I have to confess I’m not that familiar with the current wine range at Marks and Spencer but I’ve heard good things recently. When I lived in Paris I would drop in to the food and wine section of one of the large stores there to get my fix of Australian wine and Indian food, though not necessarily together…
The good folks at M&S Ireland recently sent me a few bottles to try, of which I particularly enjoyed the following pair of aromatic whites:
Bidoli Friuli Grave Sauvignon Blanc 2014 (€14.79, Marks and Spencer)
The far north east corner of Italy was once part of the Venetian Republic, with some sections under the influence of the Austro-Hungarian Empire for some time, and so the wines of the region have noticeable Slavic and Germanic influences. Like many parts of Italy, the mere word “Italian” does not do justice to the culture here.
Bidoli Winery was founded in 1924 by the grandparents of the current owners. The vineyards are situated in a valley that benefits from high diurnal temperature variation (hot days and cool nights) which encourages slightly thicker skins in the grapes and hence deeper flavours in the wine. The soil has lots of stone – similar name and similar soil to the Graves in Bordeaux – which reflects the sun’s rays during the day and releases accumulated heat overnight.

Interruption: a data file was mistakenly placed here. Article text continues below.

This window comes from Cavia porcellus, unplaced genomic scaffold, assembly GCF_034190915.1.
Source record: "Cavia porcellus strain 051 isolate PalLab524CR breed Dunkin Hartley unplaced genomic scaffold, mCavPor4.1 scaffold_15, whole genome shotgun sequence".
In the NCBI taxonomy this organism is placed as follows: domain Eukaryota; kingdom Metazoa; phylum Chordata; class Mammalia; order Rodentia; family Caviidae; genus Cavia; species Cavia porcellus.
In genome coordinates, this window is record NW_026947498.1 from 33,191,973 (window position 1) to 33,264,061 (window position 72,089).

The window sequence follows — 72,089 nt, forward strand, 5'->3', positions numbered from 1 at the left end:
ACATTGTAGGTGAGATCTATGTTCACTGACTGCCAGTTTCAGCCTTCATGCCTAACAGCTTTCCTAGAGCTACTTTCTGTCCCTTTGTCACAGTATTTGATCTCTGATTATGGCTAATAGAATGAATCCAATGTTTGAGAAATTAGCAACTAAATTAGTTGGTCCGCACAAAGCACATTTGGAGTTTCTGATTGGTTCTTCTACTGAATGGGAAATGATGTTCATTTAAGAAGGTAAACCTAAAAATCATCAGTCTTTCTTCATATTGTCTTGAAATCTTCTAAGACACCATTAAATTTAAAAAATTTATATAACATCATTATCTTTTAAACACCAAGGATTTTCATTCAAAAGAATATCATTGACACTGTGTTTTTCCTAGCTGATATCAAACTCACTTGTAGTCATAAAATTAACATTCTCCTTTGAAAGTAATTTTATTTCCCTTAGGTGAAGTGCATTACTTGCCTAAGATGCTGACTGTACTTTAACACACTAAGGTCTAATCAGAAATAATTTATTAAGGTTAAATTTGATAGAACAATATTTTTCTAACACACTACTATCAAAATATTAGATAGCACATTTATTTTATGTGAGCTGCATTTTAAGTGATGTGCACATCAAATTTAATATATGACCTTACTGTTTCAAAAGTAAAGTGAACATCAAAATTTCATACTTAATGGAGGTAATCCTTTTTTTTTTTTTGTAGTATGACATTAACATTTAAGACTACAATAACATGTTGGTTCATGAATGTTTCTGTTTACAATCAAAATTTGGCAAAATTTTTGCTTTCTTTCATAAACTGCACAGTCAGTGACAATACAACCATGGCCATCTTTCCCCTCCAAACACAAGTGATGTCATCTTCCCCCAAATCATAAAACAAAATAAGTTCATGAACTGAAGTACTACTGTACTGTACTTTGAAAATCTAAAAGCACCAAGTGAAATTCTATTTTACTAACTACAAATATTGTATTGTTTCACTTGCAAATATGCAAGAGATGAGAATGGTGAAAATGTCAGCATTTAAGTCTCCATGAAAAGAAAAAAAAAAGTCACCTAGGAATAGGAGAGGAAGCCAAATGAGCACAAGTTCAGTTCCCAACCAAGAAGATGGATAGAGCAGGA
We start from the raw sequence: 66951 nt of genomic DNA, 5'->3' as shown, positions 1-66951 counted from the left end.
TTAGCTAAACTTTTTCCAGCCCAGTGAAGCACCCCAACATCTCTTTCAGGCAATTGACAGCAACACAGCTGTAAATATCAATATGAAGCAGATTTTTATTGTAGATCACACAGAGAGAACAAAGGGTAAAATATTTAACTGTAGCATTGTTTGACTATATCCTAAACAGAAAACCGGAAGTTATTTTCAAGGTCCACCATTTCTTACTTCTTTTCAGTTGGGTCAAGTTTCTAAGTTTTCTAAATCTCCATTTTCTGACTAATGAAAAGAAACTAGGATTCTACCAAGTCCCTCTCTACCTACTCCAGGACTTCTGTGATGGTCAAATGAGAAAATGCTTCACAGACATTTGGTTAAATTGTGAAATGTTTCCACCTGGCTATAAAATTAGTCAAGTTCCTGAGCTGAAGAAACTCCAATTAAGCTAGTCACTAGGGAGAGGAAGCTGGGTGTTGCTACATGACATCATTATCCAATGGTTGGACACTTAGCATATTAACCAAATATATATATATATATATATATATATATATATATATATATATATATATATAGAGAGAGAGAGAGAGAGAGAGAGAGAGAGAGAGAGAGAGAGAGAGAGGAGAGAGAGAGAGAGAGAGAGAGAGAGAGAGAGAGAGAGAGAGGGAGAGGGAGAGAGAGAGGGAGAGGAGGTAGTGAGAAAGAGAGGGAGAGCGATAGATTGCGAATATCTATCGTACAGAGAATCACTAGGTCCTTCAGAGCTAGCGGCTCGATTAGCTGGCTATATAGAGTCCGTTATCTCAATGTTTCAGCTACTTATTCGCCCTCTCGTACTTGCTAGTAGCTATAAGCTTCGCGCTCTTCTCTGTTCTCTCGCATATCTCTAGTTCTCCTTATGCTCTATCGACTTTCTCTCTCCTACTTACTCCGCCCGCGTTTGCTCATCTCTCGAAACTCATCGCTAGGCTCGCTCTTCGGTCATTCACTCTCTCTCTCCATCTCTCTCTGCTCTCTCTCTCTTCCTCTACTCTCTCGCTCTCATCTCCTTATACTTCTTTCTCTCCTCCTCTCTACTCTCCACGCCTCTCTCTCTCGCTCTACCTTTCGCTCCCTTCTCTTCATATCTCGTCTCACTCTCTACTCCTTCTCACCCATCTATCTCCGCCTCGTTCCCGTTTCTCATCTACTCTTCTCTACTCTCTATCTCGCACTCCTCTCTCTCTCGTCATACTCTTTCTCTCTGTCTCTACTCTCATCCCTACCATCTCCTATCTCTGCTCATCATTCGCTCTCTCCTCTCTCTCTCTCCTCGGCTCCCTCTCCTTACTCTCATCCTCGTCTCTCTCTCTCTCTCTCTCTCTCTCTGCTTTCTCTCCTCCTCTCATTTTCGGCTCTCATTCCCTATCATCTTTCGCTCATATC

Even on the nose it is unmistakably a Sauvignon Blanc, though of a completely different style than NZ – more akin to a Quincy or Reuilly from the Loire. There’s attractive citrus and gooseberry – not exotic or tropical fruit – plus fennel and other herbs. I’m not a salad fan but I think this would be the perfect wine to match. A long finish on top means it’s great value.
Argyros Estate Santorini Atlantis 2013 (€15.49, Marks and Spencer)
Santorini is the name of a wine region, an archipelago north of Crete and the main island within it. In ancient times it was known as Theira, and was a reasonably large volcanic island before one of the biggest recorded eruptions shattered it around 3,600 BCE. The resulting tsunami is thought to have brought down the Minoan civilisation of Crete which is only 110 km due south, and may also have given rise to the myth of Atlantis.
Due to the warm climate, sweet wines were often made – Santorini is alleged to have given its name to Vin Santo which is made in Tuscany. The main grape here is of course Assyrtiko, which makes fresh zingy whites or traditional
floor cleaner flavoured Retsina. It fares particularly well on Santorini as the volcanic soil helps it maintain its acidity, even when fully ripe.
This white blend consists of 90% Assyrtiko, 5% Athiri (lemony, used for Retsina on Rhodes) and 5% Aidani (floral, mainly grown in Santorini) [no I hadn’t heard of the other two before, either!] The Argyros Estate was established in 1903 and is situated in Episkopi, where it encompasses some of the island’s oldest vines – another reason for the concentration of flavour. If you’ve read through the notes above you will see where the name Atlantis comes from!
It’s a racy, refreshing wine, but has lots of lemon and floral character – very enjoyable on its own, but would pair with seafood or other lighter dishes. Moreish!